What is RAID 6

Written By: Ontrack

Date Published: 6 November, 2023 2:34:15 AM GMT-05:00

What is RAID 6

Healthy RAID 6 Array

RAID 6
A blend of fault tolerance and performance to protect your data.

A RAID array is a collection of disks that are configured either by software or hardware in a certain way to protect data, enhance performance, or both. The term RAID stands for a redundant array of independent disks. There are many different types of RAID arrays which affect read and write speeds as well as redundancy or fault tolerance.

RAID 6, like RAID 5, was also developed in the 1980's. A RAID 6 array built with a hardware controller is often used as a good compromise between redundancy and speed. A RAID 6 array requires at least four disks and offers increased read speeds with a minimal impact to write performance. This RAID level can tolerate two disk failures.

 

RAID 6
What does a RAID 6 configuration look like?

RAID 6 is similar to RAID 5 in that both arrays use parity and data striping. The difference is where RAID 5 has one instance of parity, RAID 6 has two parity stripes. This allows a RAID 6 array to withstand two drive failures rather than just one. The data contained in the first parity stripe in most RAID 6 configurations is an XOR of the data from the other stripes, the second parity stripe is typically a proprietary algorithm.

RAID 6 arrays will need to dedicate two disks worth of data to parity. This means a RAID 6 array is still cheaper to implement than a RAID 10 of the same size as only two drives worth of space is allocated to parity. Raid 6 also allows more flexibility and greater volume sizes than a RAID 1.

Healthy RAID 6 Array

In the example above, we have a five drive RAID 6 array like you would see in a Dell PowerEdge server. The first parity block (Parity 1) found on Drive 4 for the first stripe, is the XOR of the data from the blocks named Data 1 (Drive 1), Data 2 (Drive 2), and Data 3 (Drive 3).

The second parity block (Parity 2) found on Drive 5 for the first stripe, is a combination of the data from Data1, Data2, Data 3 and can include Parity 1 depending on the manufacturer and controller. These parity calculations are repeated across all the data stripes using different drive combinations.

 

What does parity do in a RAID 6 array?

Parity is a mathematical feature that provides additional protection because it allows for the reconstruction of lost data. Having a block of parity as part of every data stripe allows the system to rebuild in the event one or more of the drives fails or goes offline. The RAID controller or RAID software can virtually rebuild any missing data segment by using parity.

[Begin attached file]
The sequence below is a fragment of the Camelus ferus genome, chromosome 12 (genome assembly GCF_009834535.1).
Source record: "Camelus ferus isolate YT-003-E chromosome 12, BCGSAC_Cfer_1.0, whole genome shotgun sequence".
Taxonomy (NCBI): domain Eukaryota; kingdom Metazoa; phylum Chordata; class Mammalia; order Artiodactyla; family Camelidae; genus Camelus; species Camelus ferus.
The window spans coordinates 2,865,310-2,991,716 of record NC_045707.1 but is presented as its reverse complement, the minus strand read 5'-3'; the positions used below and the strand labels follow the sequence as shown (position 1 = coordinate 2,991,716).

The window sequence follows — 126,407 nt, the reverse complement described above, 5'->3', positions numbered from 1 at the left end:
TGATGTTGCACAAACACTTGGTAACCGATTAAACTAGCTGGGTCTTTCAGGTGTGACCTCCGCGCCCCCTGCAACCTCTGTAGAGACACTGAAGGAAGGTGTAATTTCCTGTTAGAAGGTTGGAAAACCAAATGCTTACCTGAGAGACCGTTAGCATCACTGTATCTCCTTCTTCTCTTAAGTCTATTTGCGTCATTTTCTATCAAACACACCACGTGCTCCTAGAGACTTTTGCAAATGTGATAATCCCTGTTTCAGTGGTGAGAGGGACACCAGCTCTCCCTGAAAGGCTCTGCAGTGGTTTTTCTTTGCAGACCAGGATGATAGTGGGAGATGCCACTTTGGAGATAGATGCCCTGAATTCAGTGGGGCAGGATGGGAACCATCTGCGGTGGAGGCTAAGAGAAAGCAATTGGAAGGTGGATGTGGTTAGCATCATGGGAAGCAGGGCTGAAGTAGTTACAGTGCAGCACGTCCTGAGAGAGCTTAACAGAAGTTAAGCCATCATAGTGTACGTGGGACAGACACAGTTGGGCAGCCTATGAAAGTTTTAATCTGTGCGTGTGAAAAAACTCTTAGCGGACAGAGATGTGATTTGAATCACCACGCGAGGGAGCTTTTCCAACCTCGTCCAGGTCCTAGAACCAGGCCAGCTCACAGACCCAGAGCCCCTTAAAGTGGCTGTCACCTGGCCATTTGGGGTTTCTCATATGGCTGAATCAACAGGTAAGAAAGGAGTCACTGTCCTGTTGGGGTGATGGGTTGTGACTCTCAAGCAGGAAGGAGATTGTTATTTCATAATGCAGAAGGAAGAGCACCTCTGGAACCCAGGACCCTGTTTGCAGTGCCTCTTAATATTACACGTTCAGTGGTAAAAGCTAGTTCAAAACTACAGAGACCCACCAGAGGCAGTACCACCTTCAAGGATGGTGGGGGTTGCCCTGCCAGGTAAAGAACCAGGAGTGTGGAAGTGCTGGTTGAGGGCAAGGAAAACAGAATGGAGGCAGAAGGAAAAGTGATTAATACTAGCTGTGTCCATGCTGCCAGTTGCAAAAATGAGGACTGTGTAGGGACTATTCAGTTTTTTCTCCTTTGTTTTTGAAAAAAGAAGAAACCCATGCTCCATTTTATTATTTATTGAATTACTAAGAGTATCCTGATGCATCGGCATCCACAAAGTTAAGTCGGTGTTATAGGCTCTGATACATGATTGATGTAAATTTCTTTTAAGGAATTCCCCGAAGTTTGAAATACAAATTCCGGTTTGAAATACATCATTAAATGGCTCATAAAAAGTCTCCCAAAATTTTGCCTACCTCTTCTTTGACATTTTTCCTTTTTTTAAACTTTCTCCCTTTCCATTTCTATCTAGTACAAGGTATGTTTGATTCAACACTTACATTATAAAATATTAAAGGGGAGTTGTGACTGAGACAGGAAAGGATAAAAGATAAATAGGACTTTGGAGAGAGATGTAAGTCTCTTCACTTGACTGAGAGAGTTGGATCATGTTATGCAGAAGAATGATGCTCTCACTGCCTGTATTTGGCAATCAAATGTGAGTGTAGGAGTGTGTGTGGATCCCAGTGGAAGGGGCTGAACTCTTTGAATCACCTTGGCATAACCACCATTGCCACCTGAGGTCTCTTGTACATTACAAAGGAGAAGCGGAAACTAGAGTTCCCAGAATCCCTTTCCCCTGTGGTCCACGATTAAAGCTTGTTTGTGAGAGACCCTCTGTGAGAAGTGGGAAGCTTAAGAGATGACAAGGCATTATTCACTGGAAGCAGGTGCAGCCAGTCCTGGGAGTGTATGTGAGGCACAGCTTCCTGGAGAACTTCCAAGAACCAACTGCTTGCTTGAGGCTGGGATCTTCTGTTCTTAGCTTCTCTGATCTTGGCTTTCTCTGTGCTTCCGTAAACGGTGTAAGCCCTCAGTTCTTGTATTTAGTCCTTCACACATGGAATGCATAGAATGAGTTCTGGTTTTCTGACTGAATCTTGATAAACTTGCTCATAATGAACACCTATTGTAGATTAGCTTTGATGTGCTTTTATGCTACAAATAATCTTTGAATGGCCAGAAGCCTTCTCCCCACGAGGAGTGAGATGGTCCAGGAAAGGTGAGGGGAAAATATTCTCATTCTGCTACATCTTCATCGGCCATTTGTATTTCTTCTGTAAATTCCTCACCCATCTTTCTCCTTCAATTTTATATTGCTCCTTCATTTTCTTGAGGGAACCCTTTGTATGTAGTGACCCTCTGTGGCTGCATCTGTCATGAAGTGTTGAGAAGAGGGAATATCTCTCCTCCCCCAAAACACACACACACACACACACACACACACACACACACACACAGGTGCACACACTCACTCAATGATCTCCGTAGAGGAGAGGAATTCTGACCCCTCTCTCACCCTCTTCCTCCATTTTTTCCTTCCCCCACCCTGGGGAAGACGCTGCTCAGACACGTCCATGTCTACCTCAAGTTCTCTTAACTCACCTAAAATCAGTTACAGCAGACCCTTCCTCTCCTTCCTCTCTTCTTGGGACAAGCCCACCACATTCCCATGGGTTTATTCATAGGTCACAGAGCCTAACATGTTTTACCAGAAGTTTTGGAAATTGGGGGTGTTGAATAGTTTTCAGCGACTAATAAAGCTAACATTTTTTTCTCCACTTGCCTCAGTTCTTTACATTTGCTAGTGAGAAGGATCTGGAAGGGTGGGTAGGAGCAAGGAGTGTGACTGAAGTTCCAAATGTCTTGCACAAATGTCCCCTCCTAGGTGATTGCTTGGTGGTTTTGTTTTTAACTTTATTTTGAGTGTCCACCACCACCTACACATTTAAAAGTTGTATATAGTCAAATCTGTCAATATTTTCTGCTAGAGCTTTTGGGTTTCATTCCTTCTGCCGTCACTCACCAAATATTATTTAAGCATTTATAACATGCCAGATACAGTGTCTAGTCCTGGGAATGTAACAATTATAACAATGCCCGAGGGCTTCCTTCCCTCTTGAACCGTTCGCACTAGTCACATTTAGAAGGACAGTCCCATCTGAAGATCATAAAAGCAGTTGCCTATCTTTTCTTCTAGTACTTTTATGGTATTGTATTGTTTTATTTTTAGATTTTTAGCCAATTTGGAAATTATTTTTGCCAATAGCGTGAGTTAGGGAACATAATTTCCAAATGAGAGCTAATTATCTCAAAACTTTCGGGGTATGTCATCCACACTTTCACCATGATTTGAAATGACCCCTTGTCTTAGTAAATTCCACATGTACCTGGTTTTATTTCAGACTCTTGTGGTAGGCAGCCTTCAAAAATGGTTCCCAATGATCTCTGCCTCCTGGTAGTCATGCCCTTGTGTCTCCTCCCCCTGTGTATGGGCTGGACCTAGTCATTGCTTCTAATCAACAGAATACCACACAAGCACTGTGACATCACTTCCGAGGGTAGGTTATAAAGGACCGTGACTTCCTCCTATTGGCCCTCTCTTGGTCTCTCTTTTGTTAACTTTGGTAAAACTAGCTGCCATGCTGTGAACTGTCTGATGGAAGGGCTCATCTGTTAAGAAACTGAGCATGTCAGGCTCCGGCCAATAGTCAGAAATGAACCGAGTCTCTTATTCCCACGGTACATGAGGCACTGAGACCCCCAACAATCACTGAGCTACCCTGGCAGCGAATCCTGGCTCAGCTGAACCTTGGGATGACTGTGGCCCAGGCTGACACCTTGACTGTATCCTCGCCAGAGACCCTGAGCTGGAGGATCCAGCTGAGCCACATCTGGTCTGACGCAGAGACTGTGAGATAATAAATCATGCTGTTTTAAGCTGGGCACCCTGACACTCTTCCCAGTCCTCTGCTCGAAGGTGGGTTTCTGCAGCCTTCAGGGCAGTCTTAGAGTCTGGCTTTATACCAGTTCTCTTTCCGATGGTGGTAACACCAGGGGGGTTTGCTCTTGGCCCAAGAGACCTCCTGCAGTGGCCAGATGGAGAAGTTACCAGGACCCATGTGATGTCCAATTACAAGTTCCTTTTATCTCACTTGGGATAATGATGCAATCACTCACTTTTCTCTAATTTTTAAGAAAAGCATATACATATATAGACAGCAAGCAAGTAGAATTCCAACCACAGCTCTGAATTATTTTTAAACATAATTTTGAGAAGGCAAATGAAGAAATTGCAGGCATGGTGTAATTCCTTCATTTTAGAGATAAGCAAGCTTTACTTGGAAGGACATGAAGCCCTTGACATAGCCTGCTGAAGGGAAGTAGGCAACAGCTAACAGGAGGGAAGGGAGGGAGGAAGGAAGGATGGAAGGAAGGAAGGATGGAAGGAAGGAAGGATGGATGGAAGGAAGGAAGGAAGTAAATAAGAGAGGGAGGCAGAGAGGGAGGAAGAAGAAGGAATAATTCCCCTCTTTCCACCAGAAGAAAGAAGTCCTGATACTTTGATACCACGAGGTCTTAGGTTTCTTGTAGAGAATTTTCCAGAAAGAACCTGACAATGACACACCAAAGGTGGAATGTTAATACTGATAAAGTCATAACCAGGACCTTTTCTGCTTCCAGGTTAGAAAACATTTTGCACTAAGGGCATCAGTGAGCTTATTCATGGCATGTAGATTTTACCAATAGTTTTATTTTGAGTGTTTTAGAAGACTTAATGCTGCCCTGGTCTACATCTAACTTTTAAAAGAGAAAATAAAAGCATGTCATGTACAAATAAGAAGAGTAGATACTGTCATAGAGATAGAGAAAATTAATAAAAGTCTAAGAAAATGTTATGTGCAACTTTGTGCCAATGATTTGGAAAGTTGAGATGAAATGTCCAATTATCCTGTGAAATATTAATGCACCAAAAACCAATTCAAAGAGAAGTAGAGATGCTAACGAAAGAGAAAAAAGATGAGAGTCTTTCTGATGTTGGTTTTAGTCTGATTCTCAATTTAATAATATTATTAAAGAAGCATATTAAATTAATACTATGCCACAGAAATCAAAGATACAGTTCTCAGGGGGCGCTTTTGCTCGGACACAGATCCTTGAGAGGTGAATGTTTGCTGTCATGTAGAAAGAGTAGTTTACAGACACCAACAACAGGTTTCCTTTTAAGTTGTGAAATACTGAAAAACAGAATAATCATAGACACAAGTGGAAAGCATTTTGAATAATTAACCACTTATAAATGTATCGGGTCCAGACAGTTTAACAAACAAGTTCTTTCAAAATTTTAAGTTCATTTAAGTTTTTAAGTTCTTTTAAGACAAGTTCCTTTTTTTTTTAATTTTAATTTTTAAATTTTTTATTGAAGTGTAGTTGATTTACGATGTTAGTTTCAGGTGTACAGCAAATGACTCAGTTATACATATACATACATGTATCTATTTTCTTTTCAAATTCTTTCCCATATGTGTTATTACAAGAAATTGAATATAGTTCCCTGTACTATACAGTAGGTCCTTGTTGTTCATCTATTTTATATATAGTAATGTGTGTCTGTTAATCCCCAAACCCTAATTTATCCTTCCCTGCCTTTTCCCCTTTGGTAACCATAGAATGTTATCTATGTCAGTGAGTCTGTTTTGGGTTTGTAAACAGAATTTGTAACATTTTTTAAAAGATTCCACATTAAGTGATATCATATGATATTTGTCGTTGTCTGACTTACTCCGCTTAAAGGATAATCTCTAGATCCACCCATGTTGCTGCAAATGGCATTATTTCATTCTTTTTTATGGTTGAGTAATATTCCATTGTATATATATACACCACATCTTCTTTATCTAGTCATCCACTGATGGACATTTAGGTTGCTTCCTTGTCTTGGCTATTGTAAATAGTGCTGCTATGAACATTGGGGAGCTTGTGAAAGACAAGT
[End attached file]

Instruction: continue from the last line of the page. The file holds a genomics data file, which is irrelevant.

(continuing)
In the example below, we see that Drive 2 failed.

RAID 6 with One Failed Drive

 Upon losing a drive, the array will go into a degraded mode. In degraded mode, the RAID controller will combine the data stripes with parity as needed to present good data to the operating system. In our example, the controller will combine Data 1, Data 3 and Parity 1 for the first stripe to replace the missing data in Data 2. In the second stripe, Data 4, Data 6 and Parity 1 are used to replace Data 5. In the third and fourth stripes, no parity is needed as all the data drives are present.

With two parity blocks per stripe, RAID 6 allows for two drives to fail. In the example below, we see that Drives 2 and 4 have failed.

RAID 6 with Two Failed Drives

Upon losing two drives, the controller will use the data stripes combined with Parity 1 and Parity 2 to recreate the missing data. In our example, the controller will combine Data 1, Data 3 and Parity 2 for the first stripe to replace the missing data in Data 2. In the second stripe, Data 4, Data 6 and Parity 1 are used to replace Data 5. In the third stripe, Data 7, Data 9 and Parity 2 are used to replace Data 8.

 

How does a Hot Spare work in a RAID 6 array?

RAID 6 Healthy Array with Hot Spare

A hot spare is one or more additional drives that can be added to a RAID 6 array to allow for fast recovery in the event of a failed drive. In the above example, we see a healthy RAID 6 array with a single hot spare added. Note that the hot spare does not contain any data until a failure occurs and the drive is needed.

If a hot spare is available to the system, the controller will automatically begin rebuilding the missing data from the failed drive to the hot spare in the event of a failure.

RAID 6 One Failed Drive with Hot Spare